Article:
Anthony Bourdain’s Lasagne Bolognese

The popular American chef’s take on a classic dish tastes even better the second day

Lasagne tastes better the second day, when it has settled, so if you have the time, make this a day before you plan to serve it.

Lasagne tastes better the second day, when it has settled, so if you have the time, make this a day before you plan to serve it.

Sat, Nov 5, 2016, 07:00

   
  • Serves: 8
  • Cooking Time: 120 mins
  • Course: Main Course
  • Cuisine: Italian

Ingredients

  • Serves 8 to 103 tbsp olive oil
  • 1 large white or yellow onion, peeled and finely chopped
  • 2 large or 3 medium carrots, peeled and finely chopped
  • 3 ribs celery, finely chopped
  • 4 garlic cloves, peeled and finely chopped
  • Half teaspoon fresh thyme leaves
  • Salt and freshly ground black pepper to taste
  • 1/2 chicken livers, trimmed of connective tissue and fat and finely chopped
  • 3/4 pound ground beef chuck
  • 3/4 pound ground veal
  • 3/4 pound ground pork
  • 3/4 cup tomato paste (about 6 ounces)
  • 1 cup Vermentino, Trebbiano, or other Tuscan white wine
  • 1 1/2 cups whole milk
  • 2 bay leaves
  • 4 cups Béchamel sauce
  • 3/4 cup finely grated Parmigiano-Reggiano cheese
  • 1 pound dry flat lasagne noodles
  • 6 ounces fresh mozzarella cheese, very thinly sliced

Method

It’s a myth that you need to boil fresh or dried lasagne noodles before baking the whole thing, but what is true is that lasagne is better the second day, when it has settled, so if you have the time, I recommend making this a day before you plan to serve it.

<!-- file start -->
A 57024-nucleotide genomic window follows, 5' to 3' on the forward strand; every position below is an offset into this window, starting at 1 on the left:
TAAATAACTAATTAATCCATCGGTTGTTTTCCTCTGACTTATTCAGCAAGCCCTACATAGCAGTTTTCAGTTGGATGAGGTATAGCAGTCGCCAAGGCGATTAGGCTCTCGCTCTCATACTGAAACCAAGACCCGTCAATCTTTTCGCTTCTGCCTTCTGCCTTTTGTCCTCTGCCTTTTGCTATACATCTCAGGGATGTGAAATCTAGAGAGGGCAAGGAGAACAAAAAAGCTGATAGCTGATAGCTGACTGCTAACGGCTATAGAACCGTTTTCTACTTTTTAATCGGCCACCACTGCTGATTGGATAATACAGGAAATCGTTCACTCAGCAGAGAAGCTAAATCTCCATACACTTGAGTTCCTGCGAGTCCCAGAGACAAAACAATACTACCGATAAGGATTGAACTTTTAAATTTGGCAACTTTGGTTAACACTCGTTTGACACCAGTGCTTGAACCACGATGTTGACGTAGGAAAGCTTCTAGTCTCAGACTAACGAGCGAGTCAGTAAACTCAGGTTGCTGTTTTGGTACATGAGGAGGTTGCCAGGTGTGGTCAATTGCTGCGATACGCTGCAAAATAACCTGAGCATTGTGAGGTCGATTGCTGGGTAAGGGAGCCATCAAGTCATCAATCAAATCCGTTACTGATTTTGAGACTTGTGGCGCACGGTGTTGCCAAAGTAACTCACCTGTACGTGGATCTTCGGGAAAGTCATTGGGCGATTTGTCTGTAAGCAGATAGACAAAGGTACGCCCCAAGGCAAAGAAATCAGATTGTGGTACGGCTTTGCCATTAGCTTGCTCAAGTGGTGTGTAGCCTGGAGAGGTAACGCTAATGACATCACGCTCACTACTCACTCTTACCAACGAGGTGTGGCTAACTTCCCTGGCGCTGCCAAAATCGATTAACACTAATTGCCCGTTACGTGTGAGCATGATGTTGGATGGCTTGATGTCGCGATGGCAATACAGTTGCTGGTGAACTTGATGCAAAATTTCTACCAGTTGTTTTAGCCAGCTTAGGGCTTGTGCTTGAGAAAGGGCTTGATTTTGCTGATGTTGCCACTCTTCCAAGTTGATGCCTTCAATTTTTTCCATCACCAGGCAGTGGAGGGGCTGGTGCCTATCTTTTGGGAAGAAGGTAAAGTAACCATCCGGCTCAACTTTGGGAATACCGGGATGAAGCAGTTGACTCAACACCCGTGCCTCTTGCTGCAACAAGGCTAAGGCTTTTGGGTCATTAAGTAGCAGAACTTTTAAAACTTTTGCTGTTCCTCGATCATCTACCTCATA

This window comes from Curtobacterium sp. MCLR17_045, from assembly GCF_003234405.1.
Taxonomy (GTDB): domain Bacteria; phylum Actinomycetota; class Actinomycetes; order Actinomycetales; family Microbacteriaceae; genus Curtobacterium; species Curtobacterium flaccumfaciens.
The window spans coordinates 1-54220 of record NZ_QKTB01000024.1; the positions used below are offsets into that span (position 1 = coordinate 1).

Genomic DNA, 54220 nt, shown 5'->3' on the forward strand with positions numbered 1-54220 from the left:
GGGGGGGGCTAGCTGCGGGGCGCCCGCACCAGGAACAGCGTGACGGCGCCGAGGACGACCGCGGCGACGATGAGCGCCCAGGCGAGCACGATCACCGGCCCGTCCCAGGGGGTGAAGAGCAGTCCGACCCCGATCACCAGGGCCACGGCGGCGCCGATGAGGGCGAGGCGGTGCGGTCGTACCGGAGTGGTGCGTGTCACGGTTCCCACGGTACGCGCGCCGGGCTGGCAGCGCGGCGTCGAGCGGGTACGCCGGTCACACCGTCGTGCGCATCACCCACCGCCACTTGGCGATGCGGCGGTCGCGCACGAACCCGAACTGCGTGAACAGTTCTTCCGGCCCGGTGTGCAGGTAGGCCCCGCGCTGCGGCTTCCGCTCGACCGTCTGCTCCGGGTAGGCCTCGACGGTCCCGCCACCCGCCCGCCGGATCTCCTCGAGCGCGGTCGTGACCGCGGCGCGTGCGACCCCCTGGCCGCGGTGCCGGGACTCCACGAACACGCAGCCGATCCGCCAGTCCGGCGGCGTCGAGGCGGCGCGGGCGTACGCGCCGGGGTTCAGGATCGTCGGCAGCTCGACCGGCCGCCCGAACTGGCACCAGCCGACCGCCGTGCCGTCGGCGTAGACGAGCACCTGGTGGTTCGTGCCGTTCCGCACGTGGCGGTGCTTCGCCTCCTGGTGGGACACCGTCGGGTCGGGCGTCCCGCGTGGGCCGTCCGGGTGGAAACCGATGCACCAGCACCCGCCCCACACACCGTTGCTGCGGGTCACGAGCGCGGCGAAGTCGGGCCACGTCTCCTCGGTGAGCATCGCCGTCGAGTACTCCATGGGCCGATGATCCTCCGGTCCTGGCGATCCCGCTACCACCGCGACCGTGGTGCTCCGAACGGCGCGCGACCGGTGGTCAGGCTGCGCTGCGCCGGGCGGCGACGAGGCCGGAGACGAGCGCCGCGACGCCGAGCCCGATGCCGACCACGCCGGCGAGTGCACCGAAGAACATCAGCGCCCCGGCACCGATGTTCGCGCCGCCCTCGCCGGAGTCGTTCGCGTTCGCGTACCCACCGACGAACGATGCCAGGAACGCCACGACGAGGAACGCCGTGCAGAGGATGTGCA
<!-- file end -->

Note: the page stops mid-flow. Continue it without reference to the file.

To make the Bolognese sauce, heat 2 tablespoons of the olive oil in a medium, heavy-bottom pot over medium-high heat. Add the onion, carrots, celery, garlic, and thyme and season with salt and pepper. Cook, stirring regularly with a wooden spoon, until the vegetables are tender and have released their juices: 7 to 9 minutes.

Stir in the livers and cook over high heat for 2 minutes, then add the beef, veal, and pork, stirring and breaking up over high heat. Season again with salt and pepper.

Continue to cook over high heat until the meat is brown, stirring regularly and scraping the bottom of the pot as necessary to keep the meat and vegetables from scorching.

Once the meat is browned, stir in the tomato paste over medium heat. Let cook for about 20 minutes, stirring regularly. Add the wine, bring to a boil, and let cook until reduced by half, then add the milk and bay leaves and bring to a boil. Reduce the heat to a simmer and cook for 1½ to 2 hours, stirring occasionally. You may need to add a bit of water (or chicken or veal stock, if you have it) if the sauce seems to require it.

Taste the sauce and season with salt and pepper if necessary. Remove from the heat and stir to release steam and allow it to cool slightly. Skim the fat off the top with a ladle and discard.

Preheat the oven to 180 degrees Celsius.

Coat the inside of a 9 x 13-inch (or similar size) baking dish with the remaining 1 tablespoon oil. Cover the bottom of the dish with a layer of béchamel. Sprinkle some Parmigiano-Reggiano cheese atop the béchamel. Top it with a layer of noodles. Top the noodles with a layer of Bolognese sauce, and repeat with the béchamel, grated cheese, noodles, and Bolognese until the pan is full to the top. The top layer should be Bolognese, dotted with béchamel, with thin slices of mozzarella laid across the top.

Place the baking dish on a sheet pan and bake in the oven for about 50 minutes, until the lasagne is browned on top and beginning to bubble. Remove from the oven and let cool. If you must serve it the day you’ve made it, let it rest for 15 minutes before slicing. For best results, let cool completely overnight. The next day, reheat, covered loosely with foil, until bubbling. Remove from the oven, let rest 20 minutes, then serve.